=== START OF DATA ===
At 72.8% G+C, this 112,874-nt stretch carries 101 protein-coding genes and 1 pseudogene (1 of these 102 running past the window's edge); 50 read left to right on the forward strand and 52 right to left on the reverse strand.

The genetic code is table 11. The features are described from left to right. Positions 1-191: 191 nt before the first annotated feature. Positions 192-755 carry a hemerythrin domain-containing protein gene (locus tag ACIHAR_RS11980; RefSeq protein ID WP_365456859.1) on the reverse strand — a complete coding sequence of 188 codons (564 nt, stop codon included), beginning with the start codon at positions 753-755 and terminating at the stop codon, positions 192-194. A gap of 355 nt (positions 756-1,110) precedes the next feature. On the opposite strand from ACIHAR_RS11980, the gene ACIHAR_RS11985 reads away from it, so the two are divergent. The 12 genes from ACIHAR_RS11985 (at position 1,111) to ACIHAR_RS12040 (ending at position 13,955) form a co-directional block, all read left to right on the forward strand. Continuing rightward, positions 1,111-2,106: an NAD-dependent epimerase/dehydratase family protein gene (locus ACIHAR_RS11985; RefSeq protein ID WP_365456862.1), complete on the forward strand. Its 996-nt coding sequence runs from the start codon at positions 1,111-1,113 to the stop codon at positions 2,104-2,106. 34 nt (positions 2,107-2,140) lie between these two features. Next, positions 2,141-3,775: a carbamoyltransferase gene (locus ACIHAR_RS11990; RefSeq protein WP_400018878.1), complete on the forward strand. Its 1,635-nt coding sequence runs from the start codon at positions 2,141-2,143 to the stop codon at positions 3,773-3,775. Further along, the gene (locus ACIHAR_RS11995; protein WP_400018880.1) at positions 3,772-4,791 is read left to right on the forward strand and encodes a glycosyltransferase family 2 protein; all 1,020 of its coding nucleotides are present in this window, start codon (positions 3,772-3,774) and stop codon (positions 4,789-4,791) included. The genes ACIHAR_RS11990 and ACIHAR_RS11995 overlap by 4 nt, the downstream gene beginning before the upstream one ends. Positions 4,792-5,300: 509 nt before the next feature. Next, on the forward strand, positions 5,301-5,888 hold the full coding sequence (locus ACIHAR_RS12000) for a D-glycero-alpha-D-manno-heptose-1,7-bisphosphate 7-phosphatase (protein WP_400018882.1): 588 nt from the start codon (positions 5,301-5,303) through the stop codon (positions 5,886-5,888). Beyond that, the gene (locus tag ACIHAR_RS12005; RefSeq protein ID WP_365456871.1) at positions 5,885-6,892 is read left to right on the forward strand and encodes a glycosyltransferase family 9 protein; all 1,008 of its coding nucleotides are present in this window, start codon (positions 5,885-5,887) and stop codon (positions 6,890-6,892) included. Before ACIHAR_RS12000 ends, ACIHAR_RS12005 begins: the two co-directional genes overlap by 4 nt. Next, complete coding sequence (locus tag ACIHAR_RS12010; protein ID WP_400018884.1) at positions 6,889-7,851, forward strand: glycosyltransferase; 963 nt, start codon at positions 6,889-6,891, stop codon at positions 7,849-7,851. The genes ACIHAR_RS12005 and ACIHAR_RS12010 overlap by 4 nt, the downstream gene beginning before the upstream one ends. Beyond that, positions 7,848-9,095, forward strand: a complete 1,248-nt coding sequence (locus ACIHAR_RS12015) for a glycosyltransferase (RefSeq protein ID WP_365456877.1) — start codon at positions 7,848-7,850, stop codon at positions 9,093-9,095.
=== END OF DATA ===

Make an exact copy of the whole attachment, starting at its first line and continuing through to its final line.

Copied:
At 72.8% G+C, this 112,874-nt stretch carries 101 protein-coding genes and 1 pseudogene (1 of these 102 running past the window's edge); 50 read left to right on the forward strand and 52 right to left on the reverse strand.

The genetic code is table 11. The features are described from left to right. Positions 1-191: 191 nt before the first annotated feature. Positions 192-755 carry a hemerythrin domain-containing protein gene (locus tag ACIHAR_RS11980; RefSeq protein ID WP_365456859.1) on the reverse strand — a complete coding sequence of 188 codons (564 nt, stop codon included), beginning with the start codon at positions 753-755 and terminating at the stop codon, positions 192-194. A gap of 355 nt (positions 756-1,110) precedes the next feature. On the opposite strand from ACIHAR_RS11980, the gene ACIHAR_RS11985 reads away from it, so the two are divergent. The 12 genes from ACIHAR_RS11985 (at position 1,111) to ACIHAR_RS12040 (ending at position 13,955) form a co-directional block, all read left to right on the forward strand. Continuing rightward, positions 1,111-2,106: an NAD-dependent epimerase/dehydratase family protein gene (locus ACIHAR_RS11985; RefSeq protein ID WP_365456862.1), complete on the forward strand. Its 996-nt coding sequence runs from the start codon at positions 1,111-1,113 to the stop codon at positions 2,104-2,106. 34 nt (positions 2,107-2,140) lie between these two features. Next, positions 2,141-3,775: a carbamoyltransferase gene (locus ACIHAR_RS11990; RefSeq protein WP_400018878.1), complete on the forward strand. Its 1,635-nt coding sequence runs from the start codon at positions 2,141-2,143 to the stop codon at positions 3,773-3,775. Further along, the gene (locus ACIHAR_RS11995; protein WP_400018880.1) at positions 3,772-4,791 is read left to right on the forward strand and encodes a glycosyltransferase family 2 protein; all 1,020 of its coding nucleotides are present in this window, start codon (positions 3,772-3,774) and stop codon (positions 4,789-4,791) included. The genes ACIHAR_RS11990 and ACIHAR_RS11995 overlap by 4 nt, the downstream gene beginning before the upstream one ends. Positions 4,792-5,300: 509 nt before the next feature. Next, on the forward strand, positions 5,301-5,888 hold the full coding sequence (locus ACIHAR_RS12000) for a D-glycero-alpha-D-manno-heptose-1,7-bisphosphate 7-phosphatase (protein WP_400018882.1): 588 nt from the start codon (positions 5,301-5,303) through the stop codon (positions 5,886-5,888). Beyond that, the gene (locus tag ACIHAR_RS12005; RefSeq protein ID WP_365456871.1) at positions 5,885-6,892 is read left to right on the forward strand and encodes a glycosyltransferase family 9 protein; all 1,008 of its coding nucleotides are present in this window, start codon (positions 5,885-5,887) and stop codon (positions 6,890-6,892) included. Before ACIHAR_RS12000 ends, ACIHAR_RS12005 begins: the two co-directional genes overlap by 4 nt. Next, complete coding sequence (locus tag ACIHAR_RS12010; protein ID WP_400018884.1) at positions 6,889-7,851, forward strand: glycosyltransferase; 963 nt, start codon at positions 6,889-6,891, stop codon at positions 7,849-7,851. The genes ACIHAR_RS12005 and ACIHAR_RS12010 overlap by 4 nt, the downstream gene beginning before the upstream one ends. Beyond that, positions 7,848-9,095, forward strand: a complete 1,248-nt coding sequence (locus ACIHAR_RS12015) for a glycosyltransferase (RefSeq protein ID WP_365456877.1) — start codon at positions 7,848-7,850, stop codon at positions 9,093-9,095.